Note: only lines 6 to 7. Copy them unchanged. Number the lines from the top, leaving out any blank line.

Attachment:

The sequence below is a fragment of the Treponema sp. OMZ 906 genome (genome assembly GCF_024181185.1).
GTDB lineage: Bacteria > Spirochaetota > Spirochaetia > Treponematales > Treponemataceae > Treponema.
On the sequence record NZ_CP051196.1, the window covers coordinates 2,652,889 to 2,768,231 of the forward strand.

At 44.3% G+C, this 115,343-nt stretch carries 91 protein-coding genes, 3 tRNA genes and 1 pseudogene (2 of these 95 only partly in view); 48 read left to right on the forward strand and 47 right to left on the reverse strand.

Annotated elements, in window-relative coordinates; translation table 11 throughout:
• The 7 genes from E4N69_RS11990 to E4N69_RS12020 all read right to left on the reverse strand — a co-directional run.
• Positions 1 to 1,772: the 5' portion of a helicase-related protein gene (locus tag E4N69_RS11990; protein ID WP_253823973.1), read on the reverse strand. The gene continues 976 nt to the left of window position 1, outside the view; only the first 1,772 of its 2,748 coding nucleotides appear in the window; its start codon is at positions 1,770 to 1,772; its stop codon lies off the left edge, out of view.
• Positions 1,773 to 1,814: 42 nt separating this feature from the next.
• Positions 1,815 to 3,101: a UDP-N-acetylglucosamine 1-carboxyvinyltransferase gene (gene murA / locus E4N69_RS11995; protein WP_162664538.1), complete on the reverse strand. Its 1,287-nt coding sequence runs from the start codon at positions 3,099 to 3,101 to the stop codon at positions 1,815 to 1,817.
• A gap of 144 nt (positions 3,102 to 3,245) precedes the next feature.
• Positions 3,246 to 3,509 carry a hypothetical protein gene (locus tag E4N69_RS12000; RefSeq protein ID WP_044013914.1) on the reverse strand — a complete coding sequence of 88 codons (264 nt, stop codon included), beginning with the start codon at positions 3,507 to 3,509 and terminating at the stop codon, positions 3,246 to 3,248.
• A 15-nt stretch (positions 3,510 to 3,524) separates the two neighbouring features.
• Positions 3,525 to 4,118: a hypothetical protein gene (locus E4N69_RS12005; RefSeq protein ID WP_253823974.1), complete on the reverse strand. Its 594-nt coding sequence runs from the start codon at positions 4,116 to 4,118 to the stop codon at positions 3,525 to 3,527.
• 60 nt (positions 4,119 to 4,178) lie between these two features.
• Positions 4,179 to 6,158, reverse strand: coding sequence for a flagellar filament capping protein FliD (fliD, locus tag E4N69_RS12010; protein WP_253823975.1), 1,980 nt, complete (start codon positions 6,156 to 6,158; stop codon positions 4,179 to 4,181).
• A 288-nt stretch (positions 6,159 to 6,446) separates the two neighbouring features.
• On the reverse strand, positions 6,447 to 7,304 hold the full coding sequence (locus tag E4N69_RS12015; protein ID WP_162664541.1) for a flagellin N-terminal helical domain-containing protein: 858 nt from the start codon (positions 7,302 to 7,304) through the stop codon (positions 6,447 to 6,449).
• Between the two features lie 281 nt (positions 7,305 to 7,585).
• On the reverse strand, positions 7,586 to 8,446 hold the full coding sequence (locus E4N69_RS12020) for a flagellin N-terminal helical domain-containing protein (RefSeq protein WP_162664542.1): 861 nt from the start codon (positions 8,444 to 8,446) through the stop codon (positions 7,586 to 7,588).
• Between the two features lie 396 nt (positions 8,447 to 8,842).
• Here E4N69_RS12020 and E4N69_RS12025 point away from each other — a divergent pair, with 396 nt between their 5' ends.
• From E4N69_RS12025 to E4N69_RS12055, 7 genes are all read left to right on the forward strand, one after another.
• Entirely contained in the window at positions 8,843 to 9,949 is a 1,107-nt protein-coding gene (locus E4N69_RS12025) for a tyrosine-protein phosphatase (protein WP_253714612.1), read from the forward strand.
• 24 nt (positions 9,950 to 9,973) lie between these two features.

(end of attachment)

• The 7 genes from E4N69_RS11990 to E4N69_RS12020 all read right to left on the reverse strand — a co-directional run.
• Positions 1 to 1,772: the 5' portion of a helicase-related protein gene (locus tag E4N69_RS11990; protein ID WP_253823973.1), read on the reverse strand. The gene continues 976 nt to the left of window position 1, outside the view; only the first 1,772 of its 2,748 coding nucleotides appear in the window; its start codon is at positions 1,770 to 1,772; its stop codon lies off the left edge, out of view.